When Jesus comes into our lives as Savior and Lord, He says to us what He said to the woman caught in the act of adultery, “She said, No man, Lord. And Jesus said unto her, Neither do I condemn thee: go, and sin no more.” (John 8:11). “There is therefore now no condemnation for those who are in Christ Jesus. For the law of the Spirit of life in Christ Jesus has set you free from the law of sin and of death” (Romans 8:1-2).
Because we continue to sin, we need the continued forgiveness of cleansing; but we do not need the continued forgiveness of redemption. This does not mean we will no longer sin, or that when we do, our sins have no harmful effect. They have a profound effect on our growth, joy, peace, usefulness, and ability to have intimate and rich communion with the Father. Thus, the believer is called on to ask for forgiveness daily so that he may enjoy not just the general forgiveness of redemption, but the specific forgiveness of daily cleansing, which brings fellowship and usefulness to their maximum.
Because God accepts every believer as He accepts His own Son, every believer ought to accept himself in the same way. We do not accept ourselves for what we are in ourselves any more than God accepts us for that reason. We accept ourselves as forgiven and as righteous because that is what God Himself declares us to be. To think otherwise is not a sign of humility but of arrogance, because to think otherwise is to put our own judgment above God’s Word and to belittle the redemption price paid for us by His own beloved Son. A Christian who denigrates himself and doubts full forgiveness denies the work of God and denigrates a child of God. If we matter to God, we certainly ought to matter to ourselves.
“According to the riches of His grace”: We need never worry that our sin will outstrip God’s gracious forgiveness. “Where sin increased,” Paul assures us, “grace abounded all the more” (Romans 5:20). Our heavenly Father does not simply give us subsistence forgiveness that will barely cover our sins if we are careful not to overdo. We cannot sin beyond God’s grace, because as wicked and extensive as our sins might be or become, they will never approach the greatness of His grace. His forgiveness is infinite, and He lavishes it without measure upon those who trust in His Son. We therefore not only can enjoy future glory with God but present fellowship with Him as well.
Ephesians 1:8 “Wherein he hath abounded toward us in all wisdom and prudence;”
This verse could be rendered, “He lavished upon us this grace which consists in all sorts of wisdom and prudence (or, insight). The word wisdom refers to a knowledge of the true nature of things; prudence has to do with the practical application of this wisdom leading to the right course of action. But the specific “wisdom and prudence” Paul has in view here, concerns a future aspect of God’s will as delineated (in verses 9 and 10).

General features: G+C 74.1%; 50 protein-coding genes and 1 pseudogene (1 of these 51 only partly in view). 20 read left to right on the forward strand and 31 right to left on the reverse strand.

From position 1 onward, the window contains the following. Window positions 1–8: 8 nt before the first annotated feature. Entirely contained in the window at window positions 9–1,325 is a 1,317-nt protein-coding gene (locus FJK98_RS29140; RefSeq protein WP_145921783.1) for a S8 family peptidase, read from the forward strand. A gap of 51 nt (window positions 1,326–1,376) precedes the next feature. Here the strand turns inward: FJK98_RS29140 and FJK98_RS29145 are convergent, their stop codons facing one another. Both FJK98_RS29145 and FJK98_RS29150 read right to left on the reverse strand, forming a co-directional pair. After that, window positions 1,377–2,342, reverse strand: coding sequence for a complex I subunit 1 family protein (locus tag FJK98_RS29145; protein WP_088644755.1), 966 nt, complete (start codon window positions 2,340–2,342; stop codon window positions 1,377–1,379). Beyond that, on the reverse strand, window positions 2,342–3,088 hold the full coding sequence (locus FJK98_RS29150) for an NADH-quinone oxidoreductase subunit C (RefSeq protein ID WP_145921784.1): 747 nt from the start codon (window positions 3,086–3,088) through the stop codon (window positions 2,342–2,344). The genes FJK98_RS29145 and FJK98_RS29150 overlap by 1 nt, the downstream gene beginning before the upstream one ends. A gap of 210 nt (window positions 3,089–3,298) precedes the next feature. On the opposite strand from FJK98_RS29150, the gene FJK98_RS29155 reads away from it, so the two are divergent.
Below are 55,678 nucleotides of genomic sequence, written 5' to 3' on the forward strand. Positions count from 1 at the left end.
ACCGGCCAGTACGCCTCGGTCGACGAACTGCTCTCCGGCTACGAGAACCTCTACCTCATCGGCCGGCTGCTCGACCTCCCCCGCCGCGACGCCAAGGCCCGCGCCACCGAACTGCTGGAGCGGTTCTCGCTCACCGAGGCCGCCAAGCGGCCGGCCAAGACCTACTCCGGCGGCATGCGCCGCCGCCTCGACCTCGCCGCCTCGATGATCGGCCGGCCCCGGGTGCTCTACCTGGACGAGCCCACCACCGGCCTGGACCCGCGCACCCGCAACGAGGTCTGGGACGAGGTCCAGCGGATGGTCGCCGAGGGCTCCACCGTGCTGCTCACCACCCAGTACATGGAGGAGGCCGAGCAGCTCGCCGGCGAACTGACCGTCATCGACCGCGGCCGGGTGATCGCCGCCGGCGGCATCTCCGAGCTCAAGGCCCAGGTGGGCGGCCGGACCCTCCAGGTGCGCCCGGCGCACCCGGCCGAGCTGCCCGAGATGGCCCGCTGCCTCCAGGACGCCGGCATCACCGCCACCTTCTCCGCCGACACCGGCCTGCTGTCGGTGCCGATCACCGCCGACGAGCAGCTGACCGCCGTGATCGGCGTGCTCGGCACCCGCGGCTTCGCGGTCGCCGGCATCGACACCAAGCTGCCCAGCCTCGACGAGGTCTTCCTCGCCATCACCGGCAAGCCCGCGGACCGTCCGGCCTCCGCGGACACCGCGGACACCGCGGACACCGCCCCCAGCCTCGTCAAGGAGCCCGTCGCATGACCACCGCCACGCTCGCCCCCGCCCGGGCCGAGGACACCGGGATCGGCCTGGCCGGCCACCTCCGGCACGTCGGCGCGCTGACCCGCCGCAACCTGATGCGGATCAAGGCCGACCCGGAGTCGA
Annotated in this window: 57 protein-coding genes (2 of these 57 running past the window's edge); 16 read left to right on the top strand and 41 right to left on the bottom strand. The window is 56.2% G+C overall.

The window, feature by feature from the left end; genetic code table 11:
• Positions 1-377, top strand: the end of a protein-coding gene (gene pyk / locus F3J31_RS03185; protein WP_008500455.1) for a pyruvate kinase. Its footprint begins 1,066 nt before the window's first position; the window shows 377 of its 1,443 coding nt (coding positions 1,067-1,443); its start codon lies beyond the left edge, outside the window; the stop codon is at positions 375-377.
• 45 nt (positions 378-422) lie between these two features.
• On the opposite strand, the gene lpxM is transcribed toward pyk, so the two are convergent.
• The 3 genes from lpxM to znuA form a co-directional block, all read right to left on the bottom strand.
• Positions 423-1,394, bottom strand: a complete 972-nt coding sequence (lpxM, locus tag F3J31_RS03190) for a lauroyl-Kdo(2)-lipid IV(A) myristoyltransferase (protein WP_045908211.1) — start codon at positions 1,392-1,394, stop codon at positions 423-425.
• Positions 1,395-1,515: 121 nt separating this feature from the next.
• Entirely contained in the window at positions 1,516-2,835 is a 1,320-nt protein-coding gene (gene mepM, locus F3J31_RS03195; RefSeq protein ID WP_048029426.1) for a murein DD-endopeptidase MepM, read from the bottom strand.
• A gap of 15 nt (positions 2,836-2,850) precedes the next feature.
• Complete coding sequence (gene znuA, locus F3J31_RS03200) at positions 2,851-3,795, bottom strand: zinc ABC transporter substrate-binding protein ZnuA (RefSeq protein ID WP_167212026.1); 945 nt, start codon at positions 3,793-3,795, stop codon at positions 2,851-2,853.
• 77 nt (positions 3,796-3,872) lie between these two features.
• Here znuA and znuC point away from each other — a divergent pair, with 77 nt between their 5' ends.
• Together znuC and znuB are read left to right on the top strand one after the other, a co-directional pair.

God not only forgives us, but also gives us all the necessary equipment to understand Him and to walk through the world day by day in a way that reflects His will and is pleasing to Him. He generously gives us the wherewithal both to understand His Word and to know how to obey it.
When God takes away sin, He does not leave us in a spiritual, moral, and mental vacuum where we must then work things out for ourselves. He lavishes wisdom and insight on us according to the riches of His grace just as He lavishes forgiveness on us according to those riches.
Ephesians 1:9 “Having made known unto us the mystery of his will, according to his good pleasure which he hath purposed in himself:”
This verse more precisely identifies that “wisdom and prudence” (verse 8), God lavished on us. This “wisdom and prudence” has to do with God’s making known unto us the mystery of his will.
“Mystery” here refers to a divine truth that is incapable of being discovered by human ingenuity and that, until recently, has been kept secret. Why did God disclose this mystery to us? It was according to (because of), his good pleasure which he hath purposed (planned), in himself.
The mystery is how a just God of law could ever justify a sinner, such as you and me. He revealed to us the plan. It is up to us to act upon it. The word “according” here, tells us a lot. With man’s reasoning, there would have been no reason for God to give His Son on the cross that we might live.
He did it not because it was the logical thing by our reasoning to do it, but because it brought Him pleasure for us to be saved. Notice also, that this was not someone else’s plan, it was His plan. It was not on advice from others, but was His plan from the foundation of the world. All of this is true, because God willed it.
Why has God done so much for us? Why has He blessed us with every spiritual blessing? Chosen us in Christ before the foundation of the world? Made us holy and blameless? Predestined us to adoption as His children? Redeemed us through His blood, and lavishly given us forgiveness, wisdom and insight according to the infinite riches of His grace?